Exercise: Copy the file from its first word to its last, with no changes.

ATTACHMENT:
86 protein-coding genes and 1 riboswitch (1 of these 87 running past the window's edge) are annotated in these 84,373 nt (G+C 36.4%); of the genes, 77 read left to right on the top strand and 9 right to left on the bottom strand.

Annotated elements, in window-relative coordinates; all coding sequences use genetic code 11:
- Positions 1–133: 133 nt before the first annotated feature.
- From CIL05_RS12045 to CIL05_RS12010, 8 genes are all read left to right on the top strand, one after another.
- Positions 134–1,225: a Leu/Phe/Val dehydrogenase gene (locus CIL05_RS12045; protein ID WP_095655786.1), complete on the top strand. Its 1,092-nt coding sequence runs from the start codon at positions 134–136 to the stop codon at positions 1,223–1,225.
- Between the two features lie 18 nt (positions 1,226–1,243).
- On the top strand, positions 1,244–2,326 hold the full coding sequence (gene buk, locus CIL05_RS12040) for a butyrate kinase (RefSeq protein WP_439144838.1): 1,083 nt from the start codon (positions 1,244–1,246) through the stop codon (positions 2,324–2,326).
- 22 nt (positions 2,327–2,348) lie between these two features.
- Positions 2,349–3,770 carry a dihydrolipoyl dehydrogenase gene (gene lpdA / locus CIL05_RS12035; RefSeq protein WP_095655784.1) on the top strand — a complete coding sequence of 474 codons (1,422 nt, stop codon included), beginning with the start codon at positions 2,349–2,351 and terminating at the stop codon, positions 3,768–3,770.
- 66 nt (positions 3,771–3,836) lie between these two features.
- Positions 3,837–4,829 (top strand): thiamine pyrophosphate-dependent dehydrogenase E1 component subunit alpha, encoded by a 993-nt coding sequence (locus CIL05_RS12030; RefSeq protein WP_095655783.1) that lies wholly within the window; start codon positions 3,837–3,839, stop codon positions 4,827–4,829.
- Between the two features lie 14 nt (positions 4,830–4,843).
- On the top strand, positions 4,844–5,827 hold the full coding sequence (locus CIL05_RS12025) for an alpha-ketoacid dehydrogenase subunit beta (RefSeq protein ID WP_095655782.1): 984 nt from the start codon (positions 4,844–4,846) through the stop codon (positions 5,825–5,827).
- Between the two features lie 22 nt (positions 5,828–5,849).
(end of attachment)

86 protein-coding genes and 1 riboswitch (1 of these 87 running past the window's edge) are annotated in these 84,373 nt (G+C 36.4%); of the genes, 77 read left to right on the top strand and 9 right to left on the bottom strand.

Annotated elements, in window-relative coordinates; all coding sequences use genetic code 11:
- Positions 1–133: 133 nt before the first annotated feature.
- From CIL05_RS12045 to CIL05_RS12010, 8 genes are all read left to right on the top strand, one after another.
- Positions 134–1,225: a Leu/Phe/Val dehydrogenase gene (locus CIL05_RS12045; protein ID WP_095655786.1), complete on the top strand. Its 1,092-nt coding sequence runs from the start codon at positions 134–136 to the stop codon at positions 1,223–1,225.
- Between the two features lie 18 nt (positions 1,226–1,243).
- On the top strand, positions 1,244–2,326 hold the full coding sequence (gene buk, locus CIL05_RS12040) for a butyrate kinase (RefSeq protein WP_439144838.1): 1,083 nt from the start codon (positions 1,244–1,246) through the stop codon (positions 2,324–2,326).
- 22 nt (positions 2,327–2,348) lie between these two features.
- Positions 2,349–3,770 carry a dihydrolipoyl dehydrogenase gene (gene lpdA / locus CIL05_RS12035; RefSeq protein WP_095655784.1) on the top strand — a complete coding sequence of 474 codons (1,422 nt, stop codon included), beginning with the start codon at positions 2,349–2,351 and terminating at the stop codon, positions 3,768–3,770.
- 66 nt (positions 3,771–3,836) lie between these two features.
- Positions 3,837–4,829 (top strand): thiamine pyrophosphate-dependent dehydrogenase E1 component subunit alpha, encoded by a 993-nt coding sequence (locus CIL05_RS12030; RefSeq protein WP_095655783.1) that lies wholly within the window; start codon positions 3,837–3,839, stop codon positions 4,827–4,829.
- Between the two features lie 14 nt (positions 4,830–4,843).
- On the top strand, positions 4,844–5,827 hold the full coding sequence (locus CIL05_RS12025) for an alpha-ketoacid dehydrogenase subunit beta (RefSeq protein ID WP_095655782.1): 984 nt from the start codon (positions 4,844–4,846) through the stop codon (positions 5,825–5,827).
- Between the two features lie 22 nt (positions 5,828–5,849).